There are not many books on forecasting. Even less good books. The Business Forecasting Deal, by Michael Gilliland, is one of them. The book is among the rare ones providing real practical advices for professionals. No theory, no equation, no code. The book focuses on typical forecasting challenges, misconceptions and issues when deploying processes into production. The main point of the author is not to spend to much effort on forecasting, but rather on implementing and deploying those forecasts into the company.
Gilliland’s book, targeted to business users, is a complement to other technical books such as Forecasting: Principles and Practices (Hyndman and Athanasopoulos) and practical ones such as Future Ready (Morlidge and Player). Although practical, The Business Forecasting Deal discusses very specific issues in forecasting such as worst practices and forecasting without history.
The main concept of the book is the so called Forecast Value Added (FVA). The point of Gilliland is that forecasts are useful only when they add something to a naive prediction (last value, average, etc.). If your forecast isn’t better than a naive one, why spend time and resources on it? Common measures such as MAPE (Mean Absolute Percentage Error) aren’t enough as they don’t provide an indication of how much better/worse than a naive forecast you are.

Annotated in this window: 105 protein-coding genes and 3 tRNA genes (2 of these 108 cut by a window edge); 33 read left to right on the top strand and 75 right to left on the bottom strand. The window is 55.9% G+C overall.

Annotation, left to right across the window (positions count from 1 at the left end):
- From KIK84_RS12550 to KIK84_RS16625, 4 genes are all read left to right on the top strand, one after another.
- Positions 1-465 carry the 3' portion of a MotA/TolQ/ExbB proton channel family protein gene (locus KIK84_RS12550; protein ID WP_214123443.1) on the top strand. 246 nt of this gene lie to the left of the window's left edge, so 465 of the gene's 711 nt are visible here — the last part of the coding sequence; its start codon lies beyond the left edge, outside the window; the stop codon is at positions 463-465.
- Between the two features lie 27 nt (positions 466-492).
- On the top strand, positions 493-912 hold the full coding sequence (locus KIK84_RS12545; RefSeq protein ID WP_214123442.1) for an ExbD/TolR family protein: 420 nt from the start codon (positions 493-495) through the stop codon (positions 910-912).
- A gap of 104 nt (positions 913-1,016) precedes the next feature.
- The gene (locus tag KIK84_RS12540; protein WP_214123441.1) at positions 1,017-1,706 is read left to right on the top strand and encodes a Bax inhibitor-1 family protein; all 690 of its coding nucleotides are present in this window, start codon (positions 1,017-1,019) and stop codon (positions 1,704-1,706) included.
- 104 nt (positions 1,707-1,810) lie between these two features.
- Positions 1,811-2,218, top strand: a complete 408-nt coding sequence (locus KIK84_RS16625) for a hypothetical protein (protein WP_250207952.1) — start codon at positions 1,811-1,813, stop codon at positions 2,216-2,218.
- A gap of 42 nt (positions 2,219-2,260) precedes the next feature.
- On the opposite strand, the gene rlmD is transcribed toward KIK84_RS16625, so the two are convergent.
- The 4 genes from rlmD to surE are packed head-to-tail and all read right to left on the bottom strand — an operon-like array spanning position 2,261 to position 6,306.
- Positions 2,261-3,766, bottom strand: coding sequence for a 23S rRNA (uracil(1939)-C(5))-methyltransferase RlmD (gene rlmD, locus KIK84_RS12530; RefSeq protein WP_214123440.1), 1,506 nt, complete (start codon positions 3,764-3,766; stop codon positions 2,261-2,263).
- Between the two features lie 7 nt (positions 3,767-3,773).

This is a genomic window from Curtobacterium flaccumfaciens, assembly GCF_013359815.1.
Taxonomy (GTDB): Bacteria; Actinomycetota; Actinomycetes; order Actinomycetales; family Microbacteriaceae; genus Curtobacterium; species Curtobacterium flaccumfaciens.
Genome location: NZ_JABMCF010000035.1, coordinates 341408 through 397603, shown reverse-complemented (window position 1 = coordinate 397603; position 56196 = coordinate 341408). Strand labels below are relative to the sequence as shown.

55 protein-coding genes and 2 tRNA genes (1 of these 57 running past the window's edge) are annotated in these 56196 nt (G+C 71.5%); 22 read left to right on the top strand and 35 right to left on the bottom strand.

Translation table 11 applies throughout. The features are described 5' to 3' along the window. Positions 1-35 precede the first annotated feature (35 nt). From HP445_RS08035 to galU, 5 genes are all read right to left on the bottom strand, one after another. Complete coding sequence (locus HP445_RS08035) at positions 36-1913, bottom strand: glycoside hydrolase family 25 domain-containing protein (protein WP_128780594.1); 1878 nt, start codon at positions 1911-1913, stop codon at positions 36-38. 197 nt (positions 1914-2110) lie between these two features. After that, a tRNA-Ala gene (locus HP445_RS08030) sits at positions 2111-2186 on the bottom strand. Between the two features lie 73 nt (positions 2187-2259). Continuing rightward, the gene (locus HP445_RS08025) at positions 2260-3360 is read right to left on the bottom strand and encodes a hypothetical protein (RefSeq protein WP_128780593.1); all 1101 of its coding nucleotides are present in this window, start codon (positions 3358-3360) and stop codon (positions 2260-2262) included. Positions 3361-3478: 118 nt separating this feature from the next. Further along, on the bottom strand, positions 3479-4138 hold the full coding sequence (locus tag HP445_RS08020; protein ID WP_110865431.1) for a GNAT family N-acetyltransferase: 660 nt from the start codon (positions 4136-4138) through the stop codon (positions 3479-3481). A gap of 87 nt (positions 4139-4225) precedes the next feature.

Gilliland always mentions MAPE as a limited way of measuring forecasting accuracy. However, practitioners should know a better way of measuring accuracy: Mean Absolute Scaled Error (MASE). Advised by Hyndman (article here), it implicitly includes a naive forecast within the equation to create a useful accuracy metric. For me, it looks like FVA is another name for existing metrics such as MASE. Hopefully, the FVA is more than just an equation. It’s a full methodology allowing to reduce inefficiencies in the overall forecasting process. The book concludes with a large Q&A section which is often repetitive of the book content.
The Business Forecasting Deal is an excellent book containing plenty of sound advices for forecasting practitioners. Gilliland did an excellent job in summarizing challenges and issues in forecasting, and providing related solutions. In complement to an introductory business book and a technical one, it will allow you to integrate forecasting within your company and gain the best of it.
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